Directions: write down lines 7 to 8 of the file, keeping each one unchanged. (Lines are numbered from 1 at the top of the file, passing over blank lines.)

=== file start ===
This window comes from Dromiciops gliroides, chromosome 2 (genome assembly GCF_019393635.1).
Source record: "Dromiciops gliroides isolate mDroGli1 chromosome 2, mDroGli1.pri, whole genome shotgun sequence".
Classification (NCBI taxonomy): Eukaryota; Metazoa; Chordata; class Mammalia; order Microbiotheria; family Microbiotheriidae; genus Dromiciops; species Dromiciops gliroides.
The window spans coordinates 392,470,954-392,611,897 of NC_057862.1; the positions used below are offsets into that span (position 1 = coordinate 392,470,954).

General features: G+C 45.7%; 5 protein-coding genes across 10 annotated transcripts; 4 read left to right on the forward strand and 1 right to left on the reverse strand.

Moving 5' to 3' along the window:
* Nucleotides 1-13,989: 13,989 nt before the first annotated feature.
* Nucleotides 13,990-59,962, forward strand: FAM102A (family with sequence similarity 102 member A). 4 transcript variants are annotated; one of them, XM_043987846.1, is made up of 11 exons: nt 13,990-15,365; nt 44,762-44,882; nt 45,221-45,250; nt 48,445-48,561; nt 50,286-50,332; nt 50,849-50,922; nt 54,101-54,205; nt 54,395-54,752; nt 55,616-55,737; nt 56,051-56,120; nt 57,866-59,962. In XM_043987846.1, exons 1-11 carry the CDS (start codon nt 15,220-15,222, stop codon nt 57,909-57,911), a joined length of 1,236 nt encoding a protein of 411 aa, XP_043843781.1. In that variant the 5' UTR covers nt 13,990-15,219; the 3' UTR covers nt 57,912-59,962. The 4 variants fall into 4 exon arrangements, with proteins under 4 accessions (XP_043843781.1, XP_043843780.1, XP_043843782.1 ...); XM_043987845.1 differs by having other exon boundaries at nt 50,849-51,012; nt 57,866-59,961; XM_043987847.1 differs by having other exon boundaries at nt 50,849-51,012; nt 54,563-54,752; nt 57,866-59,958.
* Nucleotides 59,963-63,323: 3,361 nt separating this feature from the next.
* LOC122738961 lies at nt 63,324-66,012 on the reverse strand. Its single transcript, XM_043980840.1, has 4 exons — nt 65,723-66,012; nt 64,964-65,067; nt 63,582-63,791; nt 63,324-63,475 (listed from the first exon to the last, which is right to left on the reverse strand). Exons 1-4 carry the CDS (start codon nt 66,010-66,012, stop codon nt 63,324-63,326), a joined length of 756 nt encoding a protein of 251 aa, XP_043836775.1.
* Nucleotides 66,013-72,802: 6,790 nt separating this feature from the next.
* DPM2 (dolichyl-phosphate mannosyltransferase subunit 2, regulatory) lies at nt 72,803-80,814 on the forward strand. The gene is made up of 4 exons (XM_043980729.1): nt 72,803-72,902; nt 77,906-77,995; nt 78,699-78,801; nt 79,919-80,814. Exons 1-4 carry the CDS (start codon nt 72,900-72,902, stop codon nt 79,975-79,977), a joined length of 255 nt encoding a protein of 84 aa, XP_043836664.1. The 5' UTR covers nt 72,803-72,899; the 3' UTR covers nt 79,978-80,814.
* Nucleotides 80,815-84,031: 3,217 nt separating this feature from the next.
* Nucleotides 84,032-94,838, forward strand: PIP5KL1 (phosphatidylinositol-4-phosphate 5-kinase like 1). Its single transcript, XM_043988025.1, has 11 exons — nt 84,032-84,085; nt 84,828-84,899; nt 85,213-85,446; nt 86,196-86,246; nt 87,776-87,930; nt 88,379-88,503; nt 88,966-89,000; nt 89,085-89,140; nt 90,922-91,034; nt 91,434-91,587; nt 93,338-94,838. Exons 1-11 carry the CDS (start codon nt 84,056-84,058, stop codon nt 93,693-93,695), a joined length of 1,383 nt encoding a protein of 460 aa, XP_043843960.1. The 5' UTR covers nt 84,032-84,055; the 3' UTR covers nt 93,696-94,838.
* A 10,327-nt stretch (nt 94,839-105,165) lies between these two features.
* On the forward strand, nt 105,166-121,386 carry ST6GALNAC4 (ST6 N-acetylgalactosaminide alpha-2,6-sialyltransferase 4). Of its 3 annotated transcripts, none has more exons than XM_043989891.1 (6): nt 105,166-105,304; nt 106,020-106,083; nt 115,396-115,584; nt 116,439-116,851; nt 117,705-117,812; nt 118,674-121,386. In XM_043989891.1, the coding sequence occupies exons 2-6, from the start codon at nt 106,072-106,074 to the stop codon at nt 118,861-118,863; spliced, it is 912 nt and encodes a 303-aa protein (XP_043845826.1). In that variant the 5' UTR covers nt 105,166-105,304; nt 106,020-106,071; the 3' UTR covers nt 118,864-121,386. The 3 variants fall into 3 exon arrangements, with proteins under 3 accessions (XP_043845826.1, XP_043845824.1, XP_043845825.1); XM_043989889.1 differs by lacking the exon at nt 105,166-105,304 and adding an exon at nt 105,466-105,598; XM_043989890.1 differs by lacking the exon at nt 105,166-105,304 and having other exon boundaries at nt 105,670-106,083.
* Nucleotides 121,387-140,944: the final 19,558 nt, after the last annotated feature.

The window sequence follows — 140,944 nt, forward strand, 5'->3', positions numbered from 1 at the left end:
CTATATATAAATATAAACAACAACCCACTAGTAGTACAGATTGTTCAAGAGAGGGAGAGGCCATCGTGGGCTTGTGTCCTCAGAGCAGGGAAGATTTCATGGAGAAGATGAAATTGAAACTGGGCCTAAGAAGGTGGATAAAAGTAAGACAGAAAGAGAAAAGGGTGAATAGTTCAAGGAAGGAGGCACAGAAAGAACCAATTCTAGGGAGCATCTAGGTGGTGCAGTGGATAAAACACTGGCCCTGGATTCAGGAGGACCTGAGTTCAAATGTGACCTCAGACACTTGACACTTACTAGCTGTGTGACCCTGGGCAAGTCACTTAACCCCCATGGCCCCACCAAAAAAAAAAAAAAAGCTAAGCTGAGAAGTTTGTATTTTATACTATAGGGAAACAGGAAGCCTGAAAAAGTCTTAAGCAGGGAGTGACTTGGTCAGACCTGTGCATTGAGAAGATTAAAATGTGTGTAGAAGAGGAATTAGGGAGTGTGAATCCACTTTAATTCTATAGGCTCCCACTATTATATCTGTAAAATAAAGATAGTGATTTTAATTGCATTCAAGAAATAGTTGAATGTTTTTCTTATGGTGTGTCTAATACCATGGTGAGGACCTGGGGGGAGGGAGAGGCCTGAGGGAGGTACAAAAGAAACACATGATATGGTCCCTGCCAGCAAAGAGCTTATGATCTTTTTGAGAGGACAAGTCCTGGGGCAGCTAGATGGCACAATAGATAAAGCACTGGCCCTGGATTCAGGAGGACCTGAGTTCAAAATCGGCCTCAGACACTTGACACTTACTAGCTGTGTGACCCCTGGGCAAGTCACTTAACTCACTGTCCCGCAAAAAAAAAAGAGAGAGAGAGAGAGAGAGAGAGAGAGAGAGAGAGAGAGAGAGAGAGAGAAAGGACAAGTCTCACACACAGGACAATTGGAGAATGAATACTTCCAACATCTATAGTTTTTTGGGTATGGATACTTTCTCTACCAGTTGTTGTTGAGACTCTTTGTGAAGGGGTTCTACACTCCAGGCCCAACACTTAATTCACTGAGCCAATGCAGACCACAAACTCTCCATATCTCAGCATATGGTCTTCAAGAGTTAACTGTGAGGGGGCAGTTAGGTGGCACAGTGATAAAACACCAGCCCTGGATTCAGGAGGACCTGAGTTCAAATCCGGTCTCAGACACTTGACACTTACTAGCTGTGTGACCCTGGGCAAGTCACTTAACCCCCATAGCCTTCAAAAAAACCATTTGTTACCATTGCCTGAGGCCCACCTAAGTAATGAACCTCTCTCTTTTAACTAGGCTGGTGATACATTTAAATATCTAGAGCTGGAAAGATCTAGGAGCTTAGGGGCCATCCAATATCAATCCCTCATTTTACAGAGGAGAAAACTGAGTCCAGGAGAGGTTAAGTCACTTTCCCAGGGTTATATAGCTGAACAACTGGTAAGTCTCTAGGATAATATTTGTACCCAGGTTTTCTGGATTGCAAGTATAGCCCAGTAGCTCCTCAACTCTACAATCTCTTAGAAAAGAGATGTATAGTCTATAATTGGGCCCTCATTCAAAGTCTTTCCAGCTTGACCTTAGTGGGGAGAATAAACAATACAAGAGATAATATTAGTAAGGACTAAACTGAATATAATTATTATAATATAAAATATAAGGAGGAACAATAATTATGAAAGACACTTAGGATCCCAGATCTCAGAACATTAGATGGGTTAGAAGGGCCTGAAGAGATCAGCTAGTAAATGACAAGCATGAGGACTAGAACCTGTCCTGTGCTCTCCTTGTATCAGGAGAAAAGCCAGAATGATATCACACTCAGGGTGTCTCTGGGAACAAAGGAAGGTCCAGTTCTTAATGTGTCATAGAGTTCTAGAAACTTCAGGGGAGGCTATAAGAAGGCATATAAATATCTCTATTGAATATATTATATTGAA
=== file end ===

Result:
* Nucleotides 1-13,989: 13,989 nt before the first annotated feature.
* Nucleotides 13,990-59,962, forward strand: FAM102A (family with sequence similarity 102 member A). 4 transcript variants are annotated; one of them, XM_043987846.1, is made up of 11 exons: nt 13,990-15,365; nt 44,762-44,882; nt 45,221-45,250; nt 48,445-48,561; nt 50,286-50,332; nt 50,849-50,922; nt 54,101-54,205; nt 54,395-54,752; nt 55,616-55,737; nt 56,051-56,120; nt 57,866-59,962. In XM_043987846.1, exons 1-11 carry the CDS (start codon nt 15,220-15,222, stop codon nt 57,909-57,911), a joined length of 1,236 nt encoding a protein of 411 aa, XP_043843781.1. In that variant the 5' UTR covers nt 13,990-15,219; the 3' UTR covers nt 57,912-59,962. The 4 variants fall into 4 exon arrangements, with proteins under 4 accessions (XP_043843781.1, XP_043843780.1, XP_043843782.1 ...); XM_043987845.1 differs by having other exon boundaries at nt 50,849-51,012; nt 57,866-59,961; XM_043987847.1 differs by having other exon boundaries at nt 50,849-51,012; nt 54,563-54,752; nt 57,866-59,958.